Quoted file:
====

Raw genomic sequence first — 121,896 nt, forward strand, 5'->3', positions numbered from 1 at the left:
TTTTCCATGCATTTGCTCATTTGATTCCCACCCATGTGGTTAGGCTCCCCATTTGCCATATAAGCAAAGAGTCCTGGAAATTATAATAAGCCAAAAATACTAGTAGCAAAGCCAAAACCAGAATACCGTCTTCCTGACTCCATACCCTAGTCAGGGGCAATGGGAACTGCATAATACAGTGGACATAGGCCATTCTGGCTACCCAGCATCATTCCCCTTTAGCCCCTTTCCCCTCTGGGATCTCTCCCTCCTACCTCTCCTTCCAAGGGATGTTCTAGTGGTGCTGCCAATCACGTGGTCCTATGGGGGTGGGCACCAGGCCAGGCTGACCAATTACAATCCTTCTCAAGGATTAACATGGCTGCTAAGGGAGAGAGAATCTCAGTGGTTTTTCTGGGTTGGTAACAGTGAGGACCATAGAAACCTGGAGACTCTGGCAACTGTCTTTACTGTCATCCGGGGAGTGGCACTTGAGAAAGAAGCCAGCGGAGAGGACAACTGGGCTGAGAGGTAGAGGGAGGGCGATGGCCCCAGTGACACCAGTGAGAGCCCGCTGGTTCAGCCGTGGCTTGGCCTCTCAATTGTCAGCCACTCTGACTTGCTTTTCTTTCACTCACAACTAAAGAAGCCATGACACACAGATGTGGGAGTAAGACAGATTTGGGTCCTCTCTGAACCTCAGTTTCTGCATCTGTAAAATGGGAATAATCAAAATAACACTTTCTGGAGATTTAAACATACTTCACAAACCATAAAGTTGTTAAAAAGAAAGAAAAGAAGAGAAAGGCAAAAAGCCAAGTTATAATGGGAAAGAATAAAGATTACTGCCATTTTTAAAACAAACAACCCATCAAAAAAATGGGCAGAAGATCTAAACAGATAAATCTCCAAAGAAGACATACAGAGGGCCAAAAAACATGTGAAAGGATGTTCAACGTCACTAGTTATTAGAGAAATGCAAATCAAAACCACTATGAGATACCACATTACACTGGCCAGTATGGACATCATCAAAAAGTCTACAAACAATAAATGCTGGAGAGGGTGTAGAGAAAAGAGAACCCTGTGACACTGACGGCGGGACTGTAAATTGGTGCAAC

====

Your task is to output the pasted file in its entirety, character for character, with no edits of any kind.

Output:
Raw genomic sequence first — 121,896 nt, forward strand, 5'->3', positions numbered from 1 at the left:
TTTTCCATGCATTTGCTCATTTGATTCCCACCCATGTGGTTAGGCTCCCCATTTGCCATATAAGCAAAGAGTCCTGGAAATTATAATAAGCCAAAAATACTAGTAGCAAAGCCAAAACCAGAATACCGTCTTCCTGACTCCATACCCTAGTCAGGGGCAATGGGAACTGCATAATACAGTGGACATAGGCCATTCTGGCTACCCAGCATCATTCCCCTTTAGCCCCTTTCCCCTCTGGGATCTCTCCCTCCTACCTCTCCTTCCAAGGGATGTTCTAGTGGTGCTGCCAATCACGTGGTCCTATGGGGGTGGGCACCAGGCCAGGCTGACCAATTACAATCCTTCTCAAGGATTAACATGGCTGCTAAGGGAGAGAGAATCTCAGTGGTTTTTCTGGGTTGGTAACAGTGAGGACCATAGAAACCTGGAGACTCTGGCAACTGTCTTTACTGTCATCCGGGGAGTGGCACTTGAGAAAGAAGCCAGCGGAGAGGACAACTGGGCTGAGAGGTAGAGGGAGGGCGATGGCCCCAGTGACACCAGTGAGAGCCCGCTGGTTCAGCCGTGGCTTGGCCTCTCAATTGTCAGCCACTCTGACTTGCTTTTCTTTCACTCACAACTAAAGAAGCCATGACACACAGATGTGGGAGTAAGACAGATTTGGGTCCTCTCTGAACCTCAGTTTCTGCATCTGTAAAATGGGAATAATCAAAATAACACTTTCTGGAGATTTAAACATACTTCACAAACCATAAAGTTGTTAAAAAGAAAGAAAAGAAGAGAAAGGCAAAAAGCCAAGTTATAATGGGAAAGAATAAAGATTACTGCCATTTTTAAAACAAACAACCCATCAAAAAAATGGGCAGAAGATCTAAACAGATAAATCTCCAAAGAAGACATACAGAGGGCCAAAAAACATGTGAAAGGATGTTCAACGTCACTAGTTATTAGAGAAATGCAAATCAAAACCACTATGAGATACCACATTACACTGGCCAGTATGGACATCATCAAAAAGTCTACAAACAATAAATGCTGGAGAGGGTGTAGAGAAAAGAGAACCCTGTGACACTGACGGCGGGACTGTAAATTGGTGCAAC